A Royal Marine who fatally shot an injured Taliban fighter in Afghanistan could be freed from prison within weeks.
Sergeant Alexander Blackman, 42, from Taunton in Somerset, was sentenced to seven years on Tuesday for diminished responsibility manslaughter following the recent quashing of his murder conviction.
As a result of time already served since his original conviction in November 2013, the decision of five judges at the Court Martial Appeal Court means it is likely Blackman could be freed next month.
He has already spent almost three-and-a-half years in prison.
Announcing the seven-year term, the panel of judges, headed by Lord Chief Justice Lord Thomas, said: “As with any person sentenced to a determinate term, his release will ordinarily be at the half way point of the sentence.”
At a hearing last week the judges heard that Blackman’s legal team had calculated he would have served the equivalent of a seven-year determinate sentence by April 24.
Blackman watched the proceedings via video-link from prison.
After the judges left court, there was uproar in the public gallery with a huge outburst of cheering and clapping.
Many veterans gave the thumbs-up to Blackman.
One of Blackman’s legal team indicated he would probably be released in about two weeks, but the decision on the exact date was for the Prison Service to determine.
The Court Martial Appeal Court ruled previously that Blackman was suffering from an “abnormality of mental functioning” at the time of the 2011 killing in Helmand province when he was serving with Plymouth-based 42 Commando.
The court found the incident was not a “cold-blooded execution” as a court martial had earlier concluded, but the result of a mental illness, an “adjustment disorder”.
The judges said Blackman had been “an exemplary soldier before his deployment to Afghanistan in March 2011”, but had “suffered from quite exceptional stressors” during that deployment.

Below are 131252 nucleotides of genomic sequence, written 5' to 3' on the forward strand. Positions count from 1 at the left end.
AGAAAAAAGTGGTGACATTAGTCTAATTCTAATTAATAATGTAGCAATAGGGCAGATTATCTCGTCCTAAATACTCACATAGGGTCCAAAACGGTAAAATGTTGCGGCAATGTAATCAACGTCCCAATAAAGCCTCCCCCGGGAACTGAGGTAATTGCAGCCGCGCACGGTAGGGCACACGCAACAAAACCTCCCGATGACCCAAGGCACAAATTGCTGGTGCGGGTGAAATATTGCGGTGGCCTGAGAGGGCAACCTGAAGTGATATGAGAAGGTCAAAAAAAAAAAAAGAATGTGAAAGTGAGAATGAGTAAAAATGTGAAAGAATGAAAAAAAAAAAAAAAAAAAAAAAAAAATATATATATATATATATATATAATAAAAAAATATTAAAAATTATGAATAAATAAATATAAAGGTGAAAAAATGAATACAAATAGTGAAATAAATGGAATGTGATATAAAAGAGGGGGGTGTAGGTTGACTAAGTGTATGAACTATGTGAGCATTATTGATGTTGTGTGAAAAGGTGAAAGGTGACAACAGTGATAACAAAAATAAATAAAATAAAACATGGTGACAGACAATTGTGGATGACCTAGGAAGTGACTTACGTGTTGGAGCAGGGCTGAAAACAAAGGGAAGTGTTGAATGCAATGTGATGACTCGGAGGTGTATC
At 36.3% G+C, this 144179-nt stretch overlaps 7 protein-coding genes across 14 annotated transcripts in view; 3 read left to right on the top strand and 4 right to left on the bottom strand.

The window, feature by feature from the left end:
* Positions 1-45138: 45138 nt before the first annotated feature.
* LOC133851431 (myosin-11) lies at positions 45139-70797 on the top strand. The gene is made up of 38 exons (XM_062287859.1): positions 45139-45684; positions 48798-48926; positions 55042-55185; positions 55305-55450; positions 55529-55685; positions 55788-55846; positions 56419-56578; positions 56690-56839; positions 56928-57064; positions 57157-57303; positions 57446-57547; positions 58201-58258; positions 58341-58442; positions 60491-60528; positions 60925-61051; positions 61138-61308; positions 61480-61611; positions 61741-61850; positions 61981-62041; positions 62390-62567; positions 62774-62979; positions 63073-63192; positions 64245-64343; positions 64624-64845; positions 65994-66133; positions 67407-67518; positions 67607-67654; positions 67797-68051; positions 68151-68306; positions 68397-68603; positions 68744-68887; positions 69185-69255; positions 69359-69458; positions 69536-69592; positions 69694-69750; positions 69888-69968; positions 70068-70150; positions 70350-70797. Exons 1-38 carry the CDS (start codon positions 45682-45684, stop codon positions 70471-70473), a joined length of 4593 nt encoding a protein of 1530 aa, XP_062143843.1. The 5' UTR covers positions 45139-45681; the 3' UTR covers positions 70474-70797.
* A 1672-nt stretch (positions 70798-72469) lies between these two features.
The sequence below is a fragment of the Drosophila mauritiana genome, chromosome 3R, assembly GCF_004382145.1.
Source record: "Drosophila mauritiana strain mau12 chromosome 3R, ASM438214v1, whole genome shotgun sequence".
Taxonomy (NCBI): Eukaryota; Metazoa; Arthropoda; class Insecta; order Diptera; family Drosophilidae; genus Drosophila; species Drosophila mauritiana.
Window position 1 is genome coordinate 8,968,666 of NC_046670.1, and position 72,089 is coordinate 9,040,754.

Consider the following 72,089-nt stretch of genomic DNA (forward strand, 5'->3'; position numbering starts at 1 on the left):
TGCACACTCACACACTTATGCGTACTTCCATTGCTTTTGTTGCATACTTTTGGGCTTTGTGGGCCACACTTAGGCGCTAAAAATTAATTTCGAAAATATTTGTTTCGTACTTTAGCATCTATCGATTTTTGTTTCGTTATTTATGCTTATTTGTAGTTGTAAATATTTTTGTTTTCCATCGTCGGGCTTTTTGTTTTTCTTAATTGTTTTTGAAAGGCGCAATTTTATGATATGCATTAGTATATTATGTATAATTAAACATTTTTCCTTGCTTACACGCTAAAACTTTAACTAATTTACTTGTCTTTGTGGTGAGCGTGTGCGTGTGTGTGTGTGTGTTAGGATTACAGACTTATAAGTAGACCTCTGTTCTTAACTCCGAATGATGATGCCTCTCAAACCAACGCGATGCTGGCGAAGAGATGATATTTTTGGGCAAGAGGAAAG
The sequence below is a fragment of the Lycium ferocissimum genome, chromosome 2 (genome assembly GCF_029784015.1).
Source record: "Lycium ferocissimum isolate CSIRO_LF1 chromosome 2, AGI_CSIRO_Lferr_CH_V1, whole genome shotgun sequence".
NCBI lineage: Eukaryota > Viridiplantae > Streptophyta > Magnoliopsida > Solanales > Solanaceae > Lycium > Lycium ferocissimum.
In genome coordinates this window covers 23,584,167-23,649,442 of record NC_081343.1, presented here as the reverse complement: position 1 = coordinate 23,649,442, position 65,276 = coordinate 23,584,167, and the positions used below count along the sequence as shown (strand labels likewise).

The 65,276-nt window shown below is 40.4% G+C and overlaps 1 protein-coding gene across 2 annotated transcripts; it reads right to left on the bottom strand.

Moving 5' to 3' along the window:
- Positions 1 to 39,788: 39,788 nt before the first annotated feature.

They found his ability to “form a rational judgment” was “substantially impaired”.
Blackman was convicted of murder in November 2013 by a court martial in Bulford, Wiltshire, and sentenced to life with a minimum term of 10 years.
That term was later reduced to eight years on appeal because of the combat stress disorder he was suffering from at the time of the killing.
Blackman shot the insurgent, who had been seriously injured in an attack by an Apache helicopter, in the chest at close range with a 9mm pistol before quoting a phrase from Shakespeare as the man convulsed and died in front of him.
He told him: ‘’There you are. Shuffle off this mortal coil, you c***. It’s nothing you wouldn’t do to us.’’
He then turned to comrades and said: ‘’Obviously this doesn’t go anywhere, fellas. I just broke the Geneva Convention.’’
The shooting was captured on a camera mounted on the helmet of another Royal Marine.
During his trial, Blackman, who denied murder and was known at that stage as Marine A, said he believed the victim was already dead and he was taking out his anger on a corpse.
The judges said in their sentencing remarks that “ this was a deliberate killing of a wounded man”.
A lthough Blackman’s responsibility was diminished, he “still retained a substantial responsibility for the deliberate killing”.
They listed a number of “aggravating” factors, including “the effect of the appellant’s actions on the reputation and safety of HM Armed Forces”.
They said: “There can be no doubt that the way in which the appellant acted, knowingly in contravention of the Geneva Conventions, in deliberately killing by shooting an injured insurgent in the circumstances recorded on the video clips ... has had a material adverse effect on the views many hold about the conduct of HM Armed Forces.
“The appellant’s actions can be used by the insurgency and others as evidence that the killing of the insurgent was in breach of the values proclaimed for which the International Security Force and HM Armed Forces had been sent to Afghanistan.”
Blackman’s wife Claire said outside court: “We are overjoyed at the judges’ decision to significantly reduce Al’s sentence, such that he can be released imminently.
“This is the moment that we have all been fighting hard for.
“It is hard to believe that this day is finally here.”
Mrs Blackman and her legal team were surrounded by banner-waving veterans as passing drivers honked their horns and champagne corks popped.
Her counsel, Jonathan Goldberg QC, described her as “the lioness who inspired us throughout”.
“She has shown that ordinary people can do extraordinary things.
“She kept the flame alive when the legal system had completely abandoned her husband.
“Her courage and her dignity have been amazing.”